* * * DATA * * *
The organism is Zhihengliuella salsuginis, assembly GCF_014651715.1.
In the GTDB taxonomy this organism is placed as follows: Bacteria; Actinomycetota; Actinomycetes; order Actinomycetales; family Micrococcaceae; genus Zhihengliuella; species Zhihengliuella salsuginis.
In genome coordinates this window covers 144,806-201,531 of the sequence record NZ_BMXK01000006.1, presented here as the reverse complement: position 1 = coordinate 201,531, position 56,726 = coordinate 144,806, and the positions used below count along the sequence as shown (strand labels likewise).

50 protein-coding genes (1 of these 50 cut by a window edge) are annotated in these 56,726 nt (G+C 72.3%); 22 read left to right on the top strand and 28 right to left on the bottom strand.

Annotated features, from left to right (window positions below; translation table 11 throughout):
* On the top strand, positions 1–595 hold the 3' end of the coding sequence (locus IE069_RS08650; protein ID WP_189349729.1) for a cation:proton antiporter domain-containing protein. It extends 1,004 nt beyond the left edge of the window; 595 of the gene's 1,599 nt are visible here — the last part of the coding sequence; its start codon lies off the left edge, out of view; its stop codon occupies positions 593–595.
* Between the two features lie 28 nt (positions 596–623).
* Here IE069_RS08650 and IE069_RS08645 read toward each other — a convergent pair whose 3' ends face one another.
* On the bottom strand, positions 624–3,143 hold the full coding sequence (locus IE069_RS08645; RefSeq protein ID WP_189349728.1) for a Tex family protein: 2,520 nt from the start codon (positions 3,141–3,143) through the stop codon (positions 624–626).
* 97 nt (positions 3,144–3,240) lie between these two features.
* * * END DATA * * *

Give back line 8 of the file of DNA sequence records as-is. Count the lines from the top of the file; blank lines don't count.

* Here IE069_RS08650 and IE069_RS08645 read toward each other — a convergent pair whose 3' ends face one another.